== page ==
Fired Up, Midland, Mich.

You cannot afford to pass with your opening-bid strength and short clubs. Double is flawed, because of the diamond weakness, but it is the call that has the most upsides, whether the opponents open at the three- or four-level.

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Patrick CheuFebruary 17th, 2013 at 11:34 am

Hi Bobby, It would be interesting to know how you would bid this hand, and would the contract be different at pairs or teams?West:AQ10 A32 AK10952 K,East:K432 Q105 QJ6 AJ4.We got to 6NT by East,during the auction, pard(west) asks for the QD,which I ‘fail’ to show through not recognising his bid.Six NT makes +1,and though it was equal top,pard wants to be in seven!?Best Regards-Patrick.

bobby wolffFebruary 17th, 2013 at 3:46 pm

Hi Patrick,

By cashing the AQ of spades early as well as the K and then the ace of clubs (from different hands) and the ace of hearts, before running the diamonds, the odds of making 13 tricks are very high because of the possible doubleton jack of spades, a spade break, or one of the many squeeze possibilities involving the jack of clubs, the queen of hearts and, of course, either opponent having 4 spades to the jack originally, the grand slam would easily meet the percentage requirement (65%+) to being there.

However, your result of a shared top would be jeopardized, all the way down to a shared bottom or worse, meaning that the risk might represent a 90% free fall. If your partner would seriously analyze the result, it is doubtful that he would want to be in seven.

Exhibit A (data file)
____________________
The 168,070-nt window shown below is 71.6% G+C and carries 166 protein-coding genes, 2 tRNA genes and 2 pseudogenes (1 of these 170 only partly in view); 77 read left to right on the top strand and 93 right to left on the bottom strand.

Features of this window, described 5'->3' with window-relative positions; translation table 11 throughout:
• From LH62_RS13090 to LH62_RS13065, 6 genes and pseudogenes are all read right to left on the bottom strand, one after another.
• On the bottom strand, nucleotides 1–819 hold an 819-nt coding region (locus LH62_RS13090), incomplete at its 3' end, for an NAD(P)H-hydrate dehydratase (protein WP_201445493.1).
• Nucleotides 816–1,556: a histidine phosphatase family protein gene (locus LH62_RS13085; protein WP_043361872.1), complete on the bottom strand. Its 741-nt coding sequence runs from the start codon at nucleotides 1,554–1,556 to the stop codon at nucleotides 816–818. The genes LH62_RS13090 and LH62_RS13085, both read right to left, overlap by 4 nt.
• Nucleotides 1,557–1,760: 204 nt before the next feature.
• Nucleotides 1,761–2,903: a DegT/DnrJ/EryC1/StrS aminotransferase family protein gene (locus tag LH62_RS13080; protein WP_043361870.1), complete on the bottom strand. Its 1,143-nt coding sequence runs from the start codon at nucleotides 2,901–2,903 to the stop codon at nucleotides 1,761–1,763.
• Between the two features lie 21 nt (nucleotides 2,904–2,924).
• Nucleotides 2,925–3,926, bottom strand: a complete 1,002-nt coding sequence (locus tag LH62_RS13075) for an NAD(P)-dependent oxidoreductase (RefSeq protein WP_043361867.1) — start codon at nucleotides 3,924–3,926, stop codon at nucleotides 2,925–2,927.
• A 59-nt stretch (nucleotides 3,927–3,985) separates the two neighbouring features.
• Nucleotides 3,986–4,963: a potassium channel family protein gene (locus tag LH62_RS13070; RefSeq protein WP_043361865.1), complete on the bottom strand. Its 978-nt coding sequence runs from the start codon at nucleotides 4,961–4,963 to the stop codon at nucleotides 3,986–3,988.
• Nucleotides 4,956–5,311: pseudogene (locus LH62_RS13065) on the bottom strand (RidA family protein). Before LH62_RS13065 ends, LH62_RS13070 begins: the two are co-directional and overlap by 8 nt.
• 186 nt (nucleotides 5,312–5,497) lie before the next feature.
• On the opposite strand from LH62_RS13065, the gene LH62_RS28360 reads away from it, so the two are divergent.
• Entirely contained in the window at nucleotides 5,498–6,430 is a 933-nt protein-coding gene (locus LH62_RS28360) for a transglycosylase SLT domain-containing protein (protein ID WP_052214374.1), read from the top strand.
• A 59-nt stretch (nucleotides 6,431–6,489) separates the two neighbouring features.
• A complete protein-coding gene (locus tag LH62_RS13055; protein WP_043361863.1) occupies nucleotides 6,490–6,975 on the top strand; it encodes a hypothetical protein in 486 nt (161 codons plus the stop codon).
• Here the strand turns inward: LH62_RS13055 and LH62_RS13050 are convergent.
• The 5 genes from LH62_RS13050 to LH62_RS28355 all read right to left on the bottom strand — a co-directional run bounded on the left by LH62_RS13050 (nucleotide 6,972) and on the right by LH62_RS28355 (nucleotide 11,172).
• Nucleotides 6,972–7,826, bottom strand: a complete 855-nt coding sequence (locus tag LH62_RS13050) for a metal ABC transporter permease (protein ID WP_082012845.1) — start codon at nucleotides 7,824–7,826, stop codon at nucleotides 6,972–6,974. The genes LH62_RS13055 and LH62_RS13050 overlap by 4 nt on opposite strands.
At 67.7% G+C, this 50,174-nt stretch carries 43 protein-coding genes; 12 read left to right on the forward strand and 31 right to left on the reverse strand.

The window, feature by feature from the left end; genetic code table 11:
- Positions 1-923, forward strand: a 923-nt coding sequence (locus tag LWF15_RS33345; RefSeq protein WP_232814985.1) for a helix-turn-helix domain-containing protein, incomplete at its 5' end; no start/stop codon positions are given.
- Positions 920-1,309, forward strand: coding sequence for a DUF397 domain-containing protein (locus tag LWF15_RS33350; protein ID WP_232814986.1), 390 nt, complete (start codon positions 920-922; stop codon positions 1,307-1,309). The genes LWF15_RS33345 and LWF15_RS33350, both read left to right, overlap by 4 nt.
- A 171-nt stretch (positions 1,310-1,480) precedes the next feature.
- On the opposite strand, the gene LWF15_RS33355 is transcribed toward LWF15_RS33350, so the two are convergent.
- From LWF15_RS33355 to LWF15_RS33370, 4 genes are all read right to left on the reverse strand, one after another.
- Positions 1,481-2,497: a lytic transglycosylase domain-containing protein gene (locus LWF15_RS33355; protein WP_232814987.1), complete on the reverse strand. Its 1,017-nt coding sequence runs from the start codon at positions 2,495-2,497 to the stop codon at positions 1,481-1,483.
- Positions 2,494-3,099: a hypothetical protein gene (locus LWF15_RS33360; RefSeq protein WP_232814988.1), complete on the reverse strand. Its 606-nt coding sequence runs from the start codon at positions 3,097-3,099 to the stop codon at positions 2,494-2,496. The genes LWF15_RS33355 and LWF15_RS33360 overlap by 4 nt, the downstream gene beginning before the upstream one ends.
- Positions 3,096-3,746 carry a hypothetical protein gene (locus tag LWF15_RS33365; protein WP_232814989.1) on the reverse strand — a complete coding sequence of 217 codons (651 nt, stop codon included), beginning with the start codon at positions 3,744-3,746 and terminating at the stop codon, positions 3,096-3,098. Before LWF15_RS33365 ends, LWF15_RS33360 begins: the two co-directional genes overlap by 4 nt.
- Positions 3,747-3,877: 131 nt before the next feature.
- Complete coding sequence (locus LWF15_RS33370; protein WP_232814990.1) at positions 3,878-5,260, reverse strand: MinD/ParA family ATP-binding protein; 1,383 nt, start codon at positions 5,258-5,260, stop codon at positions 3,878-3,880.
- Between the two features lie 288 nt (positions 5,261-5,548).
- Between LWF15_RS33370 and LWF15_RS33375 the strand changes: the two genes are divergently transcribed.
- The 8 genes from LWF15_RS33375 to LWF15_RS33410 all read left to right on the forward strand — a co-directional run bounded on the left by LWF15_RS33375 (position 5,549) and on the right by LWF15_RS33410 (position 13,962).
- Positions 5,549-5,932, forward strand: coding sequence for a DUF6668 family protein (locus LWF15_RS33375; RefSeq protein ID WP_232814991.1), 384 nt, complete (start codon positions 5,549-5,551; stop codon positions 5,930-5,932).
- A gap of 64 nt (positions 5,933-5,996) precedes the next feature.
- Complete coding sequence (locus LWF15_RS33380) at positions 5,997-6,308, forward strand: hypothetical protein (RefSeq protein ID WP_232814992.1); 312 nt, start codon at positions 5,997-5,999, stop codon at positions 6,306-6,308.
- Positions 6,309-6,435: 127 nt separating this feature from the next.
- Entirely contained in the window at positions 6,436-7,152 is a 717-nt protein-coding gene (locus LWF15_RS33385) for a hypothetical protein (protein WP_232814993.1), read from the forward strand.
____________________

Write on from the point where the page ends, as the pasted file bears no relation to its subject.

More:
You have not told me who was dealer:

If West perhaps:

W. E. or W. E.
2C 2D 1D 1S
2NT 6NT 2H 3D
P 3S 4C
4H 5NT pick
6D P a slam
6NT at pairs
If East:
E. W.
1C 1D

IMHO, bridge as we know it, and in the absence of a total relay system (all different, but let’s assume very well constructed) it is virtually impossible to even attempt for that partnership to be enabled (mostly from West’s viewpoint) to find every vitally important card East needs (KS, KH, QD, AC) for seven and even then East needs a 4th spade or the QH or QC for trick #13 and/or the combination necessary for a successful squeeze attempt.

Our game is still too difficult to be able to find out every thing necessary and even when one guesses right, but partner has only Qx in diamonds, sometimes they break 4-1 shipwrecking our voyage and reducing our grand slam chances to just over 70%.

Never stop dreaming or better yet, improving, since bridge is truly THE game for a lifetime.